Q: How many hen harriers are there in the UK?
A: There are 630 hen harrier pairs in the UK.
Q: How many hen harriers are there in England?
A: Hen harriers don’t stay within the borders of countries so it depends when in the year you count them. England also has higher numbers of harriers during migration and in the winter, when harriers visit from Scotland and continental Europe. Counts are not made of how many stay all year in England, but there are believed to be at least 12 pairs.
Q: How many hen harriers could settle in England and not affect land management?
A: The Environment Council harrier mediation process modelled how many harriers could settle and not affect land management. Given a crude estimate of the area of suitable habitat, a sustainable number could be 82 pairs of hen harriers in England.
Q: You say ‘suitable habitat’ – how much of that is on grouse moors in England?
A: 50% of the suitable English habitat is found on grouse moors – so there could be up to 41 pairs on English grouse moors.
Q: Why are there so few hen harriers on the 50% of suitable habitat in England that has no driven grouse shooting?
A: It is likely to be a combination of harrier nests being predated, lack of food, persecution, disturbance, and possibly failing to have enough birds settled in an area to make it attractive to others. A paper published in 2013 identified that hen harriers benefited from the control of predators, such as foxes and crows, by gamekeepers to protect red grouse. Another paper published in 2014 noted that over half the hen harrier breeding attempts on Skye failed due to predation. More research is needed.
Q: Why are there so few hen harriers on English driven grouse moors?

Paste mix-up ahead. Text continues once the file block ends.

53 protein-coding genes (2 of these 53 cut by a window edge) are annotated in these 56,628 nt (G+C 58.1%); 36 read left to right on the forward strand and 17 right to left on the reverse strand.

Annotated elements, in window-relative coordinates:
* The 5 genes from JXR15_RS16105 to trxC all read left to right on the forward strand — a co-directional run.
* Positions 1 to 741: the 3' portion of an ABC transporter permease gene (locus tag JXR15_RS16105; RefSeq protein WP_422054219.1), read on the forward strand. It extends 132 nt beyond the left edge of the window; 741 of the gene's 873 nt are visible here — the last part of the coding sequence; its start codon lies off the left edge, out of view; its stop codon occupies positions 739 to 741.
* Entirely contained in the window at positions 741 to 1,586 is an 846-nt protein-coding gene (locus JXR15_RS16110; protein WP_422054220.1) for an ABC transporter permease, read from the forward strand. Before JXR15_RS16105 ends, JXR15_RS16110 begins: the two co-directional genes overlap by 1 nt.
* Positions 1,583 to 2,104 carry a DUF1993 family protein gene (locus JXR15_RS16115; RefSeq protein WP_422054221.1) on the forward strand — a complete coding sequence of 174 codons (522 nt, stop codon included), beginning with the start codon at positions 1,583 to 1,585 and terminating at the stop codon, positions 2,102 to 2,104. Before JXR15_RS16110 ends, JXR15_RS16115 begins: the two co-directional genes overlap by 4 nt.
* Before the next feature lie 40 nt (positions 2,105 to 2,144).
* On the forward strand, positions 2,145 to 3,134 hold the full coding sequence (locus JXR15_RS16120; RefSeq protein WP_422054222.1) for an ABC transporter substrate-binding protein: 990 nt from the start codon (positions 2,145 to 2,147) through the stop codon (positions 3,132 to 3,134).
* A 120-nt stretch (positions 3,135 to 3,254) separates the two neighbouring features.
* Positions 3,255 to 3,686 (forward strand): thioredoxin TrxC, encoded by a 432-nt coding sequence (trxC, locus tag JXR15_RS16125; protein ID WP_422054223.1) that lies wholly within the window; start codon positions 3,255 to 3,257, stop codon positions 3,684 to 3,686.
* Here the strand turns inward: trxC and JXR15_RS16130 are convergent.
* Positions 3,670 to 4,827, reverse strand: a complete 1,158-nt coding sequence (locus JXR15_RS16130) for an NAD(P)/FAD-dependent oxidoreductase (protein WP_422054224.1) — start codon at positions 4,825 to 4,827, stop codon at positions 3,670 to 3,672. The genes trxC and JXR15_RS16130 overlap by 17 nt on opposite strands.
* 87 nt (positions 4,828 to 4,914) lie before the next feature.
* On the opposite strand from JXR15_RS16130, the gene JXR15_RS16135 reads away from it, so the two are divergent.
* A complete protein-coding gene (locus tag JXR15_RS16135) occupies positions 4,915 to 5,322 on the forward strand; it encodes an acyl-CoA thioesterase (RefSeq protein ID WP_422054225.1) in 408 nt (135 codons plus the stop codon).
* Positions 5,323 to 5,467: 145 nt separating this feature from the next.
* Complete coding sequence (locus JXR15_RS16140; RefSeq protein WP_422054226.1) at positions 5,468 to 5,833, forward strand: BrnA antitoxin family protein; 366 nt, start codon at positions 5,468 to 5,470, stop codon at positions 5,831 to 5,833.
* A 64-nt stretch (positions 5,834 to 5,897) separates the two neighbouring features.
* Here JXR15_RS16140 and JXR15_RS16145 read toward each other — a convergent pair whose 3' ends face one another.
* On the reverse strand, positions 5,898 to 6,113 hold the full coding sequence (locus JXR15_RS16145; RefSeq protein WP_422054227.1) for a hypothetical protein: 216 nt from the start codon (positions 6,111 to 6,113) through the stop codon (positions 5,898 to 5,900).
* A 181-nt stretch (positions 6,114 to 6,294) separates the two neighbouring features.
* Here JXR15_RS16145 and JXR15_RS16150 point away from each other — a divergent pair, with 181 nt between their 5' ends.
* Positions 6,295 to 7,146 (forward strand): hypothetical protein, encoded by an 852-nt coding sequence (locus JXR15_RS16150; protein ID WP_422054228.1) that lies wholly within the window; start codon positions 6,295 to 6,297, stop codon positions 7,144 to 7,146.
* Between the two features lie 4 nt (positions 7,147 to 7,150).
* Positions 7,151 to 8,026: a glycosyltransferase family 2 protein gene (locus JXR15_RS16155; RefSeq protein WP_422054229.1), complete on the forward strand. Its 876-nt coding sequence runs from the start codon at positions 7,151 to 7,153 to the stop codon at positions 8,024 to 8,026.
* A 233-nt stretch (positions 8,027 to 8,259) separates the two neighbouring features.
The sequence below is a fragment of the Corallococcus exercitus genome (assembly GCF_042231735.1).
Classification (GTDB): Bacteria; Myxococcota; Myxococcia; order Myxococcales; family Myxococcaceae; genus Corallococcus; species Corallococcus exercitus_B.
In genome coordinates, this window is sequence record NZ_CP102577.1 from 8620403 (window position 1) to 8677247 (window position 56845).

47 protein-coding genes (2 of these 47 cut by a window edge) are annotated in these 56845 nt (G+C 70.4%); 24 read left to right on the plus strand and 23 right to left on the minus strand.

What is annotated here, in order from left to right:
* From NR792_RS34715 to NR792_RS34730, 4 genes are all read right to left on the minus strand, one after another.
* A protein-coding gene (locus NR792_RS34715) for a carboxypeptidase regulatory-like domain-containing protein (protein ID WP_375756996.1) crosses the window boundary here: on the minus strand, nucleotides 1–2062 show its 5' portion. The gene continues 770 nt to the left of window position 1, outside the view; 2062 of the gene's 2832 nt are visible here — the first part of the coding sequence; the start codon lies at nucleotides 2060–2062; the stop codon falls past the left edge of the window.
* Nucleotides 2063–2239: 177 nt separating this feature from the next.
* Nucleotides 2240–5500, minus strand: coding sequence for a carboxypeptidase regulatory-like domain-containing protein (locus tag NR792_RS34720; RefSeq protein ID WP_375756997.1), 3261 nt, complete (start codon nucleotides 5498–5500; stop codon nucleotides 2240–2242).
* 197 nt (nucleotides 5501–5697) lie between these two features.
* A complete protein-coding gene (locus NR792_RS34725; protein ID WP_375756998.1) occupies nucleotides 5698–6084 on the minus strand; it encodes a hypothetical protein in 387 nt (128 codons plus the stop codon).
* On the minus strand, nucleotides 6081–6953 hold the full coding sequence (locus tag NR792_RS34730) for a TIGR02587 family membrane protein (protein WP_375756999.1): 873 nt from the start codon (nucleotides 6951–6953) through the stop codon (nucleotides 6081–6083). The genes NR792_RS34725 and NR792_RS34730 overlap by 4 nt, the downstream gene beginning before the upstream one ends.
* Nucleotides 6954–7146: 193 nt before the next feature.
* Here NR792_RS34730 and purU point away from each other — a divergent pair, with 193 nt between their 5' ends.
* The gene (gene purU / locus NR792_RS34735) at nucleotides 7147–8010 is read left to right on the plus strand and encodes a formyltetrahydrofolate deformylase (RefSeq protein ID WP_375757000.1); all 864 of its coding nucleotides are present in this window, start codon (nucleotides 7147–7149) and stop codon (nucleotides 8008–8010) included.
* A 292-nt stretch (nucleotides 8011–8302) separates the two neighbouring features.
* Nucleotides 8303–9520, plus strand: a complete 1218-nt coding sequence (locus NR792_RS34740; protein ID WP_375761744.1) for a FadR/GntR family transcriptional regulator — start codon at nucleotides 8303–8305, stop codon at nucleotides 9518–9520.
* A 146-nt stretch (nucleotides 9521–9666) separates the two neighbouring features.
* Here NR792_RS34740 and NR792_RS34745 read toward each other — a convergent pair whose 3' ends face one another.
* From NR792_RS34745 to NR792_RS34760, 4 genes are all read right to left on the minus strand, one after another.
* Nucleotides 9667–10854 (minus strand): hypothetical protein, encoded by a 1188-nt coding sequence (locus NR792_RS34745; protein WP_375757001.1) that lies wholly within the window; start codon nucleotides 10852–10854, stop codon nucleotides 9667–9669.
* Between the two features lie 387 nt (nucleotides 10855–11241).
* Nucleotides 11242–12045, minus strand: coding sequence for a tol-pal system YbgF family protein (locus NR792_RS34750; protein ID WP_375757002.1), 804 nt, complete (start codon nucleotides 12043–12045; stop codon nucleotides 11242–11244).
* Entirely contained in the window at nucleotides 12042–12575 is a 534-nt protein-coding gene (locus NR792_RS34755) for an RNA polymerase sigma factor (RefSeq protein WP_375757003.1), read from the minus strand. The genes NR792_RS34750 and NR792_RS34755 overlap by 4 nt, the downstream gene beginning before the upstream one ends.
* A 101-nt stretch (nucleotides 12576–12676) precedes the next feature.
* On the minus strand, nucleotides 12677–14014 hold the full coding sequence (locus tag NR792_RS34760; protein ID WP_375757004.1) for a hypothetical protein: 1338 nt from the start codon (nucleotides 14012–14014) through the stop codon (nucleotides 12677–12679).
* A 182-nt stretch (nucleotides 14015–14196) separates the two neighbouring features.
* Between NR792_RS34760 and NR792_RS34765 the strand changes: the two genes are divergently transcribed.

A: In addition to the reasons above, the harrier-grouse conflict can make moorland management uneconomic. Hen harriers eat grouse. If there are enough to make a shoot uneconomic, the gamekeepers lose their jobs, and numbers of ground-nesting birds decline, including ones of conservation concern such as waders. The Joint Raptor Study (1992-1996) and subsequent studies at Langholm demonstrated that this situation can really happen, and is no exaggeration.
Q: So what happened at Langholm?
A: Between 1992 and 1997, hen harrier numbers rose from 2 to 20 pairs in 6 years on a driven grouse moor. Shooting was abandoned because the hen harriers ate over a third of all grouse chicks that hatched. With no grouse shooting, the local culture, economy and employment suffered and the control of generalist predators ceased. By 2003, 20 harrier nests were back down to 2 and numbers of breeding grouse and waders had more than halved. Predation was identified as the most likely cause of the declines. Grouse moor managers felt their worst fears had just been proven – this was a real lose/lose situation.